Nassau County's League of Women Voters teamed up with the Cultural Program of Nassau Community College to host a candidate forum for the 4th Congressional District Tuesday night.
What was slated to be a debate between Carolyn McCarthy (D-Mineola), Francis Becker (R-Lynbrook) and Frank Scaturro (C-New Hyde Park) quickly turned into a solo forum for the conservative candidate.
According to Phyllis Kurland, director of cultural affairs at Nassau Community College, a scheduling conflict led McCarthy to back out early last week, but Becker resigned just minutes before the start of the forum.
"Mr. Becker would not come, not that he couldn't come, but he was on his way here and his campaign manager informed us that when he found out Carolyn McCarthy was not going to come, he turned around and went someplace else," Kurland said.
Scaturro briefly introduced himself before addressing concerns from voters. A Brooklyn native who migrated to Nassau County with his immigrant parents at a young age, Scaturro said his beliefs as a leader stem from values his father instilled in him as a child.
"I don't come from a political family," said Scaturro, an accomplished attorney and published author. "My father brought with him values that have been with me from the youngest age: integrity, faith, the immigrant work ethic and a commitment to playing by the rules. These are values that have been battered and it's one of the reasons I chose to run."
"In other walks of life, particularly the armed forces and first responders like our police officers, they put their lives on the line to do their job," he added. "All politicians are asked to do is, from time to time, take a risk by telling the truth, talking about the difficult problems and difficult solutions people may not want to hear."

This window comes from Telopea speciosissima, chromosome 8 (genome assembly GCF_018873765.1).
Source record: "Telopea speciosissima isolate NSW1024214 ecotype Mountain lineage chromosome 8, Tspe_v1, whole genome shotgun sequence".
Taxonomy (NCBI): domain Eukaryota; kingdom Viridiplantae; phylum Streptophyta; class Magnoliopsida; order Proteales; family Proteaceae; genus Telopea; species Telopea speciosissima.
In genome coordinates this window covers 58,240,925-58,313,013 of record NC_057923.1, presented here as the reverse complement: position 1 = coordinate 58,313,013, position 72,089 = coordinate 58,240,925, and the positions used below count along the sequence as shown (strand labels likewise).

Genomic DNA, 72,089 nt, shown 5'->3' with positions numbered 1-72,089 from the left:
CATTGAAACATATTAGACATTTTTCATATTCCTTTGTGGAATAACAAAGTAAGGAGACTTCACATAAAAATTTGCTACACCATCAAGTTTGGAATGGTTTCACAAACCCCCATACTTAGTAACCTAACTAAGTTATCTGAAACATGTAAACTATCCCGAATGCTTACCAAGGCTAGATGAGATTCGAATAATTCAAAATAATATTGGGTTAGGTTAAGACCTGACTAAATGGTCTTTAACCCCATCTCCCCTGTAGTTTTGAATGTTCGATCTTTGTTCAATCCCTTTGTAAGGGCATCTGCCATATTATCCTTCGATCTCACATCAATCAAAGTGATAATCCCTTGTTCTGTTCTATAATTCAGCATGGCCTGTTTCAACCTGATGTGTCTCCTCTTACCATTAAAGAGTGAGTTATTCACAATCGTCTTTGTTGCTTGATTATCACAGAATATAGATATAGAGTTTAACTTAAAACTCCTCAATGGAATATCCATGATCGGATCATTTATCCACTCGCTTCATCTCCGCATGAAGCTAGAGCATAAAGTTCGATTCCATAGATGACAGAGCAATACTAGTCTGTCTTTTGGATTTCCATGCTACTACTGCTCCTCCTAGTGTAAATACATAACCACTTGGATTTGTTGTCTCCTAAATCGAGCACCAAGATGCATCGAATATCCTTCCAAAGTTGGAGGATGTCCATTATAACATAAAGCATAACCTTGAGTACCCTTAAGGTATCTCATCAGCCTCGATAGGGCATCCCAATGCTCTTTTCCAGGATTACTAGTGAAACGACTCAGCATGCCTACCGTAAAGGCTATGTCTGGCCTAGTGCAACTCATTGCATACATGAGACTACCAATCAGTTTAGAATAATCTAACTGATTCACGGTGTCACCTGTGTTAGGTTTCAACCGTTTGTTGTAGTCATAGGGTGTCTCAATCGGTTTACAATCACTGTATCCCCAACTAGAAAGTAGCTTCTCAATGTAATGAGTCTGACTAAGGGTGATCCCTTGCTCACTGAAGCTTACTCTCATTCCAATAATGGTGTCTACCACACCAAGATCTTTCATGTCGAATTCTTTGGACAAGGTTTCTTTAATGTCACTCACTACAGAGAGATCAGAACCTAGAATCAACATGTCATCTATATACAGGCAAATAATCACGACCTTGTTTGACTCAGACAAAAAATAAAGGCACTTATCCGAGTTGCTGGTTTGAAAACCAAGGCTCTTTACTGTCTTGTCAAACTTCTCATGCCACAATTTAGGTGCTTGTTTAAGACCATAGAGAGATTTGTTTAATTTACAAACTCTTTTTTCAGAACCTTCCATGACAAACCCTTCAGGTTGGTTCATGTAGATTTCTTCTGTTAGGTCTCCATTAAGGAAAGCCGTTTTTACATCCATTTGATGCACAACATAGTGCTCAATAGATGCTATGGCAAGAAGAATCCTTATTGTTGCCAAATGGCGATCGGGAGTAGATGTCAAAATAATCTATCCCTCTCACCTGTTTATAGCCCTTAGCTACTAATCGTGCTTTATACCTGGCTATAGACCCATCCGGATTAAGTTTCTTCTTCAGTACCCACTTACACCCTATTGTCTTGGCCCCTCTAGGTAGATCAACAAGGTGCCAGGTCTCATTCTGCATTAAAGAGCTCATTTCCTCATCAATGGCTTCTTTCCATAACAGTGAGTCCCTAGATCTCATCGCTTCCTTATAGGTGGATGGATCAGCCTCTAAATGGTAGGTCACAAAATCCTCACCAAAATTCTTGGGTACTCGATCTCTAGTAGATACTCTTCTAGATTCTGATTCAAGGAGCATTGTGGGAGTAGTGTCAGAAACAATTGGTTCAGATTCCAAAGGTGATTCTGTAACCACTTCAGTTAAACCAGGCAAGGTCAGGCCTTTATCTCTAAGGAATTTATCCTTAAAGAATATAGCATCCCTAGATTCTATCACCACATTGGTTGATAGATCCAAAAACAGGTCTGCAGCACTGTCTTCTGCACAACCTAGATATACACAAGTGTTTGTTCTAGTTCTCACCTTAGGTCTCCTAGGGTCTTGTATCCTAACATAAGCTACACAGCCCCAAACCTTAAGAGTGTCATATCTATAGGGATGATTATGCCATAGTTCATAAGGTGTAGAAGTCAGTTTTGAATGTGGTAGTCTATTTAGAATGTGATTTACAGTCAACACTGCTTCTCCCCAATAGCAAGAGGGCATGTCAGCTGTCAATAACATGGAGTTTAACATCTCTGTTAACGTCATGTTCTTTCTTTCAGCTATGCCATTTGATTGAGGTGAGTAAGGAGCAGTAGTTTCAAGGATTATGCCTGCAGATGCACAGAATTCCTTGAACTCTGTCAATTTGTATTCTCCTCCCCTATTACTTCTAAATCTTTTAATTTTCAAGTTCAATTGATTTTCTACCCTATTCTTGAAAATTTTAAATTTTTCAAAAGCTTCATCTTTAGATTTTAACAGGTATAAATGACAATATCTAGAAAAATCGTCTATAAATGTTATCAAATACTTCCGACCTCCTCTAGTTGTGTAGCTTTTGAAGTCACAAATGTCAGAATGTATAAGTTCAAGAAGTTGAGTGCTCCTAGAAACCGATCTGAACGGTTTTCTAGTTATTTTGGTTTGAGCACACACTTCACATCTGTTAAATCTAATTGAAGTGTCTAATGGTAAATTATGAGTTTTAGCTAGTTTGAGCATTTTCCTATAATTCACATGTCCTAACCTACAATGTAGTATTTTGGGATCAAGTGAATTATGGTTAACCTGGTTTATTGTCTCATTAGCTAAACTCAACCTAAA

In response to a question about young immigrants in the United States, Scaturro introduced a favored proposal by Senator Marco Rubio -- similar to the DREAM Act -- that would consider offering permanent legal status for youth brought into America from age 0-16.
"If these immigrants have met certain education benchmarks and are law abiding citizens, then we do provide some path," he explained. "We have to be realistic and understand the position that so many of them are in who did not choose to be brought into this country, but at the same time we have to encourage respect for the law."
Another hot topic Tuesday was Scaturro's position on the country's financial standing. He said that a $16 trillion debt means that the U.S. has to change the way it spends and that spending cuts and tax cuts are not enough anymore.
"We really do need to revisit the process from its foundation," Scaturro said. "So many politicians run for office and say they'll go through all of our spending with a finetooth comb and identify the waste, but when they're elected they never actually roll up their sleeves and do that. I'm proposing we create a congressional committee and achieve this goal."